Louisiana ranks high in the US in late mortgage payments, and there’s one key factor why | Business

The number of Louisiana homeowners late on their mortgage payments remains stubbornly high and the state is still second in the nation for that metric as of August — as it was in June just three months into the economic disruptions resulting from shutdowns to slow the spread of coronavirus.

More than 11.2% of home mortgages in the state were past-due on payments or in delinquency as of August, up from 7.7% the same time last year and higher than last month’s national average of 7.27%, according to data from Black Knight, a Florida-based publicly traded technology business with access to loan-level data from some of the largest mortgage service companies.

Coming off a brief, slight decline in July, the 11.2% August rate is roughly the same as in June after furloughs and layoffs took their toll on homeowner finances, data shows. The percentage rate is about 56% higher than before the pandemic.

Troubled Home mortgages chart

Delinquency in home mortgages does not mean that homeowners are being evicted and the bank is foreclosing on the home. Many homeowners are in forbearance, which means they can’t afford to make payments for a set amount of time.  

Delinquency for more than 90 days, typically 180 days, is when a lender may decide to foreclose on a property. However, there are some laws in place this year prohibiting foreclosures across the country because of the strain on people’s finances during the pandemic.

Often times the homeowners also are able to negotiate a plan with their lender to spread catch-up payments over the life of their loan or add payments to the end. Some potentially get hit with a lump-sum payment of past-due notes at the end of forbearance. 

With foreclosure restrictions in place, the foreclosure rate in Louisiana was 0.58% in August, down from 0.86% in August 2019, data shows. By comparison, last month the U.S. foreclosure rate was only 0.36%. 

In Baton Rouge, about 10.3% of home mortgages are behind on payments, either in forbearance, 90 days delinquent or in foreclosure. In Lafayette, 11.3% of homeowners are in the same situation and in New Orleans 11.9%. Those rates in June were 10.6% in Baton Rouge, 11% in Lafayette and 13% in New Orleans.

Last year during August, those behind on home mortgages in Baton Rouge, Lafayette and New Orleans were 7.7%, 7.2% and 6.8%, respectively.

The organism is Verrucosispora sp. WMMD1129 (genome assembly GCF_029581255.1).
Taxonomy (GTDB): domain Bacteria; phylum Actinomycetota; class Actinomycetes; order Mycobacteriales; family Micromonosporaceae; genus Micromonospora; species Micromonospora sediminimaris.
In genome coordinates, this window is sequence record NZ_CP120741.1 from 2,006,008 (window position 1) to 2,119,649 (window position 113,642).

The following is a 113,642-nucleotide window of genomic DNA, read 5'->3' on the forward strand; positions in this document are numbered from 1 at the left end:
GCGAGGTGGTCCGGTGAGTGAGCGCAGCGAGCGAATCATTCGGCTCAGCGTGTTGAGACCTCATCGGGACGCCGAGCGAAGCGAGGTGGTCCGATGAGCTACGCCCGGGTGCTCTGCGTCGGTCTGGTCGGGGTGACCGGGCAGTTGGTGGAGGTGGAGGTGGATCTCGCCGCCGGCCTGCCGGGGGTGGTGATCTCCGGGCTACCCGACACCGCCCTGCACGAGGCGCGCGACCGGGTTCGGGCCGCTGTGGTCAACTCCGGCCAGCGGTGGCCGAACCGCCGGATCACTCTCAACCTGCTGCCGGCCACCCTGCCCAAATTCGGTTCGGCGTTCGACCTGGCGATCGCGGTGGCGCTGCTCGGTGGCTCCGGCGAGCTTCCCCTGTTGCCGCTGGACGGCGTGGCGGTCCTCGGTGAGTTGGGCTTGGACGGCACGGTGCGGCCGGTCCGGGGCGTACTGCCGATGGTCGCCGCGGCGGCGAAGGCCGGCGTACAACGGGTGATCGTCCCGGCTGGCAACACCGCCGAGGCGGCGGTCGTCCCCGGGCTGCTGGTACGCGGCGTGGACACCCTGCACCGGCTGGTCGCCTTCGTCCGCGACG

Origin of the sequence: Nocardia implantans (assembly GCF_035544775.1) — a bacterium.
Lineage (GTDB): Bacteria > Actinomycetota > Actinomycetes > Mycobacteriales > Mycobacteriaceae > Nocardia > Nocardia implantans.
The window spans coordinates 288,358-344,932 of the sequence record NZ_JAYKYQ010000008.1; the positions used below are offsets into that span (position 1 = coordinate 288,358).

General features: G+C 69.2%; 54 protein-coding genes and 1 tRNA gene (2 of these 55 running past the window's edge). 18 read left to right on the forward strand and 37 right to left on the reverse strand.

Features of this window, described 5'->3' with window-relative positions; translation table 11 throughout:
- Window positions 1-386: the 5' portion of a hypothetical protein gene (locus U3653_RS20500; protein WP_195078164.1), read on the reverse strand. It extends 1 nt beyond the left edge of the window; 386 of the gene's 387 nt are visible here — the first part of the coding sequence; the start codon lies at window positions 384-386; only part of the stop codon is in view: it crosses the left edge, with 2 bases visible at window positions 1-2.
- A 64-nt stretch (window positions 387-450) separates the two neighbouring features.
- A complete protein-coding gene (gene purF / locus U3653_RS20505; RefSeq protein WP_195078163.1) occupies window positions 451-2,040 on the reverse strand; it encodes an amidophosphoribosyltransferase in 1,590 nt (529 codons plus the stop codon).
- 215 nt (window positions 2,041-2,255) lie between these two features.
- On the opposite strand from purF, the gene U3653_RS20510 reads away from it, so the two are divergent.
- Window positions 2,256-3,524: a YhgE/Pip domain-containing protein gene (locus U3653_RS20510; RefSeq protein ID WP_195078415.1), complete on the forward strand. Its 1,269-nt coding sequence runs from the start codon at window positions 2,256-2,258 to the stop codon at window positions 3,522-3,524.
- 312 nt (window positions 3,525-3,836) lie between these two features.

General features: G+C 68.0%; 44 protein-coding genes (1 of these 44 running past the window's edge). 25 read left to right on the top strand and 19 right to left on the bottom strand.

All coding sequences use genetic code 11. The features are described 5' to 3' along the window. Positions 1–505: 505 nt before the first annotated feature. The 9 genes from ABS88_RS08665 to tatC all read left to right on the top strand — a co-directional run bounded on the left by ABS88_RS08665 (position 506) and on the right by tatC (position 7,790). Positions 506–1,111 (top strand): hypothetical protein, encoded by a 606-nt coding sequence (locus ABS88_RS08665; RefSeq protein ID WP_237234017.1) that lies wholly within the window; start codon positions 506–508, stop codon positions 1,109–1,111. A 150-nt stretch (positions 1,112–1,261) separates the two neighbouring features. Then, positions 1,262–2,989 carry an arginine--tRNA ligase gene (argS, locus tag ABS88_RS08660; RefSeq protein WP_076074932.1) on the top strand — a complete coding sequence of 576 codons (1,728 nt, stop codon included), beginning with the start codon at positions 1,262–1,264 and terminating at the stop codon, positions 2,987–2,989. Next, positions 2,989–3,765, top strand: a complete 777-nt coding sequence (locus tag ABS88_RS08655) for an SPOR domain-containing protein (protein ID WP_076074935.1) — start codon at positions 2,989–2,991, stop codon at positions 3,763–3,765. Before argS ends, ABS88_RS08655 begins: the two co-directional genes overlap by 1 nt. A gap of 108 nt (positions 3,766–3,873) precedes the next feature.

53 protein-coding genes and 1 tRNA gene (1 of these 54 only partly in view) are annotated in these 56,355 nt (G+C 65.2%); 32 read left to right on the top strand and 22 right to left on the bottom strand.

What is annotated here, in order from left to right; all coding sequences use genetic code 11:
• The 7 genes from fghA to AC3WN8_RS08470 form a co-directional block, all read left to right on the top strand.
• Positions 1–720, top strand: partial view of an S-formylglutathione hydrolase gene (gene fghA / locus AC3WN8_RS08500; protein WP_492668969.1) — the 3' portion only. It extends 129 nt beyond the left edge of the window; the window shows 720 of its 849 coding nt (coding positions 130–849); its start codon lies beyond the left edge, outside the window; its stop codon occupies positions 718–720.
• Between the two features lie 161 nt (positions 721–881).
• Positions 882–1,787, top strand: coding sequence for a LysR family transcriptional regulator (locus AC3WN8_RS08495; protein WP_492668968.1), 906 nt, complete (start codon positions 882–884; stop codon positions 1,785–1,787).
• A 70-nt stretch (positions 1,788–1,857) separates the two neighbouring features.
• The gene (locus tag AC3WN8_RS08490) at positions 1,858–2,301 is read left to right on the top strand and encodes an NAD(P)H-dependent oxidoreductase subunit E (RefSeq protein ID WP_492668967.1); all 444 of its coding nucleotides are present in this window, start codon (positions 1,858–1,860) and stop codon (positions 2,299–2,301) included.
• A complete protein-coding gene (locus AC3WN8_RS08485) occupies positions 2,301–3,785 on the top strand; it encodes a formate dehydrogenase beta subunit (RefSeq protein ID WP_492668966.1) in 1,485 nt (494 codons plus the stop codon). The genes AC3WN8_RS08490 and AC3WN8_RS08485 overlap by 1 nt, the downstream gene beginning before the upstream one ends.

The foreclosure rate in each those three metro markets has improved since last August and remain less than 1% of the home mortgages in the overall portfolio. The foreclosure rate in Baton Rouge was the highest as of August, at 0.61% followed by 0.52% in New Orleans and 0.45% in Lafayette, data shows. 

Unemployment plays a major factor in home mortgage delinquencies, not just traditional unemployment but also self-employed individuals. 

Mortgage underwriters in Louisiana previously saw small-business owners unable to keep their doors open because of state and parish-level restrictions meant to keep the coronavirus at bay. There has been a trickle-down effect as service business owners, who may cater to companies in hospitality and tourism, falter on their own home mortgages as do employees of those businesses. 

In August, there were roughly 300,000 Louisiana residents on the traditional unemployment rolls, which has subsided to about 221,100 residents as of mid-September, according to Louisiana Workforce Commission data. There were still 53,555 people in accommodation and food services out of a job as of Sept. 19, the data shows. There was another 152,100 workers getting federal unemployment assistance tied to the pandemic in August, which has dropped to 134,300 in mid-September.

A federal add-on of unemployment benefit payments to state benefits for jobless workers has ended, with Congress continuing to debate additional stimulus package to support the U.S. economy.

Since August, the state has entered Phase 3 of the coronavirus pandemic restrictions, and in some parishes which meet Louisiana Department of Health requirements even bars are allowed to reopen with capacity and other restrictions.

An in-depth look at a key sign of financial trouble in Louisiana: late mortgage payments

Inside look at Baton Rouge’s real estate market and why some homes are selling in hours

Source Article